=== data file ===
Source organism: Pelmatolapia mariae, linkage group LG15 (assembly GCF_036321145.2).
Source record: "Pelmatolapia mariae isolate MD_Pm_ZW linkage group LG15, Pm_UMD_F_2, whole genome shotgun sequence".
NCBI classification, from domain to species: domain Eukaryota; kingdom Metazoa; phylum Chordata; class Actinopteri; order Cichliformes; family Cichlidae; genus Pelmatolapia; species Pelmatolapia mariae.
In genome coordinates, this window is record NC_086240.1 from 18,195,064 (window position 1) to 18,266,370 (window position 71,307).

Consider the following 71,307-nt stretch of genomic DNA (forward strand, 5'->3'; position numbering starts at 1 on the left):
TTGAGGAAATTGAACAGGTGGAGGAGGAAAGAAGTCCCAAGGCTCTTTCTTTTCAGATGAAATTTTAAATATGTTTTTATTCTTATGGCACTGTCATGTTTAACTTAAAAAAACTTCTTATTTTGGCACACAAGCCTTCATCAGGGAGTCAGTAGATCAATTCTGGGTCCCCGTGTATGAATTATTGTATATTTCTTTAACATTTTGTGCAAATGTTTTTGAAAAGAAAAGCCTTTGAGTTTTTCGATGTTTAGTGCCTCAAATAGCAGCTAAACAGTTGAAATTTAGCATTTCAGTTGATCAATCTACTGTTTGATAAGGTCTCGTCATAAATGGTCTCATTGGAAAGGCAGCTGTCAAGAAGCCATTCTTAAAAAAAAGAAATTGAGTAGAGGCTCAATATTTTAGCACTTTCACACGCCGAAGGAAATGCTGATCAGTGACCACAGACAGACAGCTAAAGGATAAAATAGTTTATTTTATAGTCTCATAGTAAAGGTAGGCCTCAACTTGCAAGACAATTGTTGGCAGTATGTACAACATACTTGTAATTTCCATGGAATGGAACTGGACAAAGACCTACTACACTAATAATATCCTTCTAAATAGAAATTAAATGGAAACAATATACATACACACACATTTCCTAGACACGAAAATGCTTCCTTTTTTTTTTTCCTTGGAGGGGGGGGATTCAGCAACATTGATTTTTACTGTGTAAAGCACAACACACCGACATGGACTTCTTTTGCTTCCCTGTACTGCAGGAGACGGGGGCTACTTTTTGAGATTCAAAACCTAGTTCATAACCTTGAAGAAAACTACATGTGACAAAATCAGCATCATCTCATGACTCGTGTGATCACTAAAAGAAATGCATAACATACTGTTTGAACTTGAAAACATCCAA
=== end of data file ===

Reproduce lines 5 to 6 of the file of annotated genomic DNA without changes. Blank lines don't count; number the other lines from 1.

Consider the following 71,307-nt stretch of genomic DNA (forward strand, 5'->3'; position numbering starts at 1 on the left):
TTGAGGAAATTGAACAGGTGGAGGAGGAAAGAAGTCCCAAGGCTCTTTCTTTTCAGATGAAATTTTAAATATGTTTTTATTCTTATGGCACTGTCATGTTTAACTTAAAAAAACTTCTTATTTTGGCACACAAGCCTTCATCAGGGAGTCAGTAGATCAATTCTGGGTCCCCGTGTATGAATTATTGTATATTTCTTTAACATTTTGTGCAAATGTTTTTGAAAAGAAAAGCCTTTGAGTTTTTCGATGTTTAGTGCCTCAAATAGCAGCTAAACAGTTGAAATTTAGCATTTCAGTTGATCAATCTACTGTTTGATAAGGTCTCGTCATAAATGGTCTCATTGGAAAGGCAGCTGTCAAGAAGCCATTCTTAAAAAAAAGAAATTGAGTAGAGGCTCAATATTTTAGCACTTTCACACGCCGAAGGAAATGCTGATCAGTGACCACAGACAGACAGCTAAAGGATAAAATAGTTTATTTTATAGTCTCATAGTAAAGGTAGGCCTCAACTTGCAAGACAATTGTTGGCAGTATGTACAACATACTTGTAATTTCCATGGAATGGAACTGGACAAAGACCTACTACACTAATAATATCCTTCTAAATAGAAATTAAATGGAAACAATATACATACACACACATTTCCTAGACACGAAAATGCTTCCTTTTTTTTTTTCCTTGGAGGGGGGGGATTCAGCAACATTGATTTTTACTGTGTAAAGCACAACACACCGACATGGACTTCTTTTGCTTCCCTGTACTGCAGGAGACGGGGGCTACTTTTTGAGATTCAAAACCTAGTTCATAACCTTGAAGAAAACTACATGTGACAAAATCAGCATCATCTCATGACTCGTGTGATCACTAAAAGAAATGCATAACATACTGTTTGAACTTGAAAACATCCAA